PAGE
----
I interfaced the waistband with leftover quilting cotton.  And there was even a suitable invisible zipper on hand. 

The boning is the cheap stuff, and the casing it comes in is garbage.  The stuff frays like crazy and it was almost impossible to get the boning back in once it was stitched into place.  Of course, I could have made my own channels, but I was feeling too lazy for that.

I am not having much success with completing projects so far this year, but that does not keep me from starting the next.  Case in point, this skirt still needs a few thread tacks at the hemline . . .

So this one is staying on the dress form and in my face until I find the motivation to finish what will probably take a total of fifteen minutes.  But at the moment, I would rather work on my Alabama Chanin skirt . . . so, what can you do?!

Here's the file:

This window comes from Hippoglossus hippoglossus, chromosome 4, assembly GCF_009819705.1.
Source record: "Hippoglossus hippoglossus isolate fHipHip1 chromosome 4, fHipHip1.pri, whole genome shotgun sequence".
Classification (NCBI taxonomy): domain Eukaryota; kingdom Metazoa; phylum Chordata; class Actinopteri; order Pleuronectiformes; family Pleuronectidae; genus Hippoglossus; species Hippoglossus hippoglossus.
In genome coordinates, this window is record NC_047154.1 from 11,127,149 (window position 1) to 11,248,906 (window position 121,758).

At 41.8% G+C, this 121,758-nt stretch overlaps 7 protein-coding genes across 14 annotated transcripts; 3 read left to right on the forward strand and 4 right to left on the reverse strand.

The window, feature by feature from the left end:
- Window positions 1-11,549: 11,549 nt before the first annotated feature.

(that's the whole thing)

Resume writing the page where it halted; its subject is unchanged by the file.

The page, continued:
Tuesday, January 20, 2015

New Designs from Vogue

Vogue 9082

The new Spring Vogue Collection has been released, along with two new Vintage Vogue designs.

Vogue 9082

Vogue 9082 would fit right in with the recent Dolce & Gabbana collections.  The dress is rather bland, but I LOVE the jacket and the notched detail on the shell is a nice touch.

Vogue 9082

And I see quite a few wonderful little details on Vogue 9083 . . .welt pockets and pleats, princess seamed bodice with double darts, and a matching button-on collar.  This one reminds me of one of my favorite Butterick designs (I still prefer the Butterick, but this one has definite possibilities).

Vogue 9083